Tiramisu Cream Puffs (& support)

“If you don’t mind – I’d really like you to be in the picture with us.”

We were sitting around the table, finishing up the catered breakfast. We’d been up since 4am to make it to breakfast at 7:30. Farmers and their early mornings. All around us other farmers were eating and drinking, discussing crop yields and “this weather we’re having.” We swam in a sea of plaid shirts and dirty baseball caps, a chorus of “You betcha!” and “Where ya from?” rang out.

Seth and his father were being honored for their farmhouse in Shawano – it had been in the family for over 100 years, a true milestone. Even I, a non-farmer raised on a non-farm, knew that. Seth had asked me to be there, at the State Fair, when his family was awarded. To share in the moment, hear when his name was called.

I cheered and whooped when the announcer said his county, his last name. Correctly, I might add, which wasn’t the case with all the other farmers. (I don’t know if you know this, but Wisconsin is home to some doozy counties and even doozier family names.)

More names were called, more weathered hands were raised – acknowledging the achievement and then quickly returning to seats. Most of these folks weren’t used to being in the spotlight, they were just doing what they’d always done, what their parents (and their parents’ parents) had always done. The tent was filled with a quiet and certain pride, the recognition may not have been desired, but it was well deserved. The list was longer than I expected, the calling and clapping continued through two cups of coffee – hot, strong, fuel to get through a morning at the Fair and a day in the fields.

Then came the photos with the plaque, the flowers, the smiling shoulder to shoulder. I was honored to be involved. Honored Seth had wanted me there by his side, with his family. The photo would be framed and hung at the farm. Maybe for the next hundred years.

Seth thanked me for being there – as if I would want to be anywhere else. In reality, I should have been thanking him. And I try to every day. Because, he doesn’t wait for an awards ceremony to support me, to celebrate me. He’s here, every day, reading my words, listening to my worries, and eating my wares. Constant and consistent care for my dreams, ideas, hopes, and feelings.

He believes in me.

And he believed I could remake the lauded State Fair Cream Puff. Split one with me in the name of research and development. Ate two when I delivered them to the farm. He even shared them with his uncle who, before taking a bite, asked, “Are these as good as the one’s at the Fair?”

He smiled and looked at me, “Better.”

Tiramisu Cream Puffs

For the browned butter pate a choux:

1 stick unsalted butter, at room temperature

1 cup water

1 cup flour

1 pinch salt

1 pinch sugar

1 cup whole eggs (about 4 eggs)

Preheat oven to 400 degrees. Place racks on top and in the middle of the oven. Line baking sheets with parchment paper and set aside.

In a medium saucepan, melt butter over medium heat until foamy. Begin swirling the pan until the butter has bubbled and foamed and started to settle with little brown bits tinting the bottom (we’re making browned butter here). Once butter is browned, pour in water and scrape up all browned bit to avoid the butter from burning.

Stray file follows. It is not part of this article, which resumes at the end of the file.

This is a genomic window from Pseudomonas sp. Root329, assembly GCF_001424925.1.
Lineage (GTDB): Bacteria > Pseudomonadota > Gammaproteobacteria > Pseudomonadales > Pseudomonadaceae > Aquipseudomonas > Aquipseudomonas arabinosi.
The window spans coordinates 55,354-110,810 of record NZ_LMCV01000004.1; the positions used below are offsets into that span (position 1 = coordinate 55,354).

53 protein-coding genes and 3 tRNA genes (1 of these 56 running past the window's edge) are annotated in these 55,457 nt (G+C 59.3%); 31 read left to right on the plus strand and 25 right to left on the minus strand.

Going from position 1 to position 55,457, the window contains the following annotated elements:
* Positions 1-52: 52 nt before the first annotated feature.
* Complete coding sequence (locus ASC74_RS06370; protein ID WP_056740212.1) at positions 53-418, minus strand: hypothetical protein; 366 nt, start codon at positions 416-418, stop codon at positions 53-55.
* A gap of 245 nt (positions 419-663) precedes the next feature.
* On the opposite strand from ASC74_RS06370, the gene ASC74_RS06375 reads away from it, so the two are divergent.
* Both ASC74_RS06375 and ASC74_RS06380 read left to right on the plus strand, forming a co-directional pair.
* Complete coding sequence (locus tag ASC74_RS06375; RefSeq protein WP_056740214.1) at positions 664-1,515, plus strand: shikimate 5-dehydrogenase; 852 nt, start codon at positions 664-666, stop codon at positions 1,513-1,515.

Add flour, salt, and sugar stirring to combine. Continue to cook over medium heat, stirring all the while, until a thin film forms along the bottom of the pan and the dough has come together in a single ball.

Transfer dough to the bowl of a stand mixer fitted with the paddle attachment and beat on medium to release steam – this will take about a minute. Add the eggs, one at a time, until the dough is smooth and elastic – it should create a sticky string when pressed between two fingers and pulled apart.

Transfer dough to a piping bag fitted with the large round piping tip (simply cutting the corner off a large Ziploc bag would work too). Squeeze onto prepared baking sheets in 3 inch circles. If there are any pointy tops on the dough, simply dab with a finger that’s been dipped in cool water.

Brush with an egg wash created from beating one egg with one tablespoon of water and bake in preheated oven for 30 – 35 minutes, rotating pans halfway through. Remove from oven when deeply golden brown. Cool on wire rack.

While the puffs cool, prepare the filling.

For the tiramisu cream:

16 oz. heavy cream

8 oz. mascarpone cheese, softened

½ – 1 cup powdered sugar

1 tsp. vanilla

½ tsp. instant coffee

pinch of salt

2 TBSP brewed coffee

In the bowl of a stand mixer fitted with the whisk attachment, whip the cream on high until stiff peaks form. Transfer to clean bowl and place remaining ingredients in bowl of stand mixer.

Whip on medium high until combined and fluffy, adding more powdered sugar until desired level of sweetness is reached. Scrape down the bowl as necessary to ensure an even mixture.

Gently fold in the whipped cream to the mascarpone mixture, being sure to go slowly and gently to avoid the cream deflating.

To fill the puffs:

Using a small paring knife, cut the shells in half and remove tops.

Transfer the tiramisu cream to a piping bag fitted with the 1M tip.

Fill bottoms of shells with cream and replace tops. Dust with powdered sugar, if desired.

Serve immediately with fresh coffee.

*Pate a Choux recipe adapted from Food & Wine and Martha Stewart

*The shells can be made a day or two in advance, just freeze in an airtight container until ready to fill.

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